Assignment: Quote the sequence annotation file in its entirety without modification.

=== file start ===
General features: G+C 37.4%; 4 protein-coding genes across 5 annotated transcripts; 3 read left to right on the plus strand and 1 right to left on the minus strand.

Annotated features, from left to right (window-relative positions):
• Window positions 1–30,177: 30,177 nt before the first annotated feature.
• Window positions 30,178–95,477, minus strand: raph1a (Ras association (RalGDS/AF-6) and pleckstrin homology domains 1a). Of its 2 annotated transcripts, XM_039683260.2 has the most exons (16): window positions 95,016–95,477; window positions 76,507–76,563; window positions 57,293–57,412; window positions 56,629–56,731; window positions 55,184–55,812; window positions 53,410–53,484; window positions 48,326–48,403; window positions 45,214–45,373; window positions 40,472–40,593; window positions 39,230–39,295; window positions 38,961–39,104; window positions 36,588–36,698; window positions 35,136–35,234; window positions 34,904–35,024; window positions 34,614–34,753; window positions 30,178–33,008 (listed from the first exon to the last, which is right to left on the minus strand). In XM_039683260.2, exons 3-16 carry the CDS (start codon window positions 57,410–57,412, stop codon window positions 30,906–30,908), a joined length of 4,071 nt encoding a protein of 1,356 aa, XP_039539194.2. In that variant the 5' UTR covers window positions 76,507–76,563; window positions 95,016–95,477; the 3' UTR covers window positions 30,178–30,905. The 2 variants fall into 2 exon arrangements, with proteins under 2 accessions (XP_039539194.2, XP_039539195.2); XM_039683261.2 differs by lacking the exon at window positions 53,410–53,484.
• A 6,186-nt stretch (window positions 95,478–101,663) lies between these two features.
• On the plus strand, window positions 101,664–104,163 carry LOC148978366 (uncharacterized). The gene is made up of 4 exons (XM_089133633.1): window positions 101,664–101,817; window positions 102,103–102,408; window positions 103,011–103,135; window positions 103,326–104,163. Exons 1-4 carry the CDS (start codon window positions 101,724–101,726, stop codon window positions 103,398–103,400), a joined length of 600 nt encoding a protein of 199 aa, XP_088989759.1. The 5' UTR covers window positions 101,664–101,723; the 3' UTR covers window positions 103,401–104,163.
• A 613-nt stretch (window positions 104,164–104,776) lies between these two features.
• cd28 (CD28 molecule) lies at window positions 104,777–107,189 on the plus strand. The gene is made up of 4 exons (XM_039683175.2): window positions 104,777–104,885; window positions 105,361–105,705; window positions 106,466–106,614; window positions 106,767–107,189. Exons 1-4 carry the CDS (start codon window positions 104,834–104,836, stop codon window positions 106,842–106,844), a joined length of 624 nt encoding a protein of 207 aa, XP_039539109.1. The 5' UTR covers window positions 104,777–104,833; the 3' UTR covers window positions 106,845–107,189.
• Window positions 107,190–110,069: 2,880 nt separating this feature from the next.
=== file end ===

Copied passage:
General features: G+C 37.4%; 4 protein-coding genes across 5 annotated transcripts; 3 read left to right on the plus strand and 1 right to left on the minus strand.

Annotated features, from left to right (window-relative positions):
• Window positions 1–30,177: 30,177 nt before the first annotated feature.
• Window positions 30,178–95,477, minus strand: raph1a (Ras association (RalGDS/AF-6) and pleckstrin homology domains 1a). Of its 2 annotated transcripts, XM_039683260.2 has the most exons (16): window positions 95,016–95,477; window positions 76,507–76,563; window positions 57,293–57,412; window positions 56,629–56,731; window positions 55,184–55,812; window positions 53,410–53,484; window positions 48,326–48,403; window positions 45,214–45,373; window positions 40,472–40,593; window positions 39,230–39,295; window positions 38,961–39,104; window positions 36,588–36,698; window positions 35,136–35,234; window positions 34,904–35,024; window positions 34,614–34,753; window positions 30,178–33,008 (listed from the first exon to the last, which is right to left on the minus strand). In XM_039683260.2, exons 3-16 carry the CDS (start codon window positions 57,410–57,412, stop codon window positions 30,906–30,908), a joined length of 4,071 nt encoding a protein of 1,356 aa, XP_039539194.2. In that variant the 5' UTR covers window positions 76,507–76,563; window positions 95,016–95,477; the 3' UTR covers window positions 30,178–30,905. The 2 variants fall into 2 exon arrangements, with proteins under 2 accessions (XP_039539194.2, XP_039539195.2); XM_039683261.2 differs by lacking the exon at window positions 53,410–53,484.
• A 6,186-nt stretch (window positions 95,478–101,663) lies between these two features.
• On the plus strand, window positions 101,664–104,163 carry LOC148978366 (uncharacterized). The gene is made up of 4 exons (XM_089133633.1): window positions 101,664–101,817; window positions 102,103–102,408; window positions 103,011–103,135; window positions 103,326–104,163. Exons 1-4 carry the CDS (start codon window positions 101,724–101,726, stop codon window positions 103,398–103,400), a joined length of 600 nt encoding a protein of 199 aa, XP_088989759.1. The 5' UTR covers window positions 101,664–101,723; the 3' UTR covers window positions 103,401–104,163.
• A 613-nt stretch (window positions 104,164–104,776) lies between these two features.
• cd28 (CD28 molecule) lies at window positions 104,777–107,189 on the plus strand. The gene is made up of 4 exons (XM_039683175.2): window positions 104,777–104,885; window positions 105,361–105,705; window positions 106,466–106,614; window positions 106,767–107,189. Exons 1-4 carry the CDS (start codon window positions 104,834–104,836, stop codon window positions 106,842–106,844), a joined length of 624 nt encoding a protein of 207 aa, XP_039539109.1. The 5' UTR covers window positions 104,777–104,833; the 3' UTR covers window positions 106,845–107,189.
• Window positions 107,190–110,069: 2,880 nt separating this feature from the next.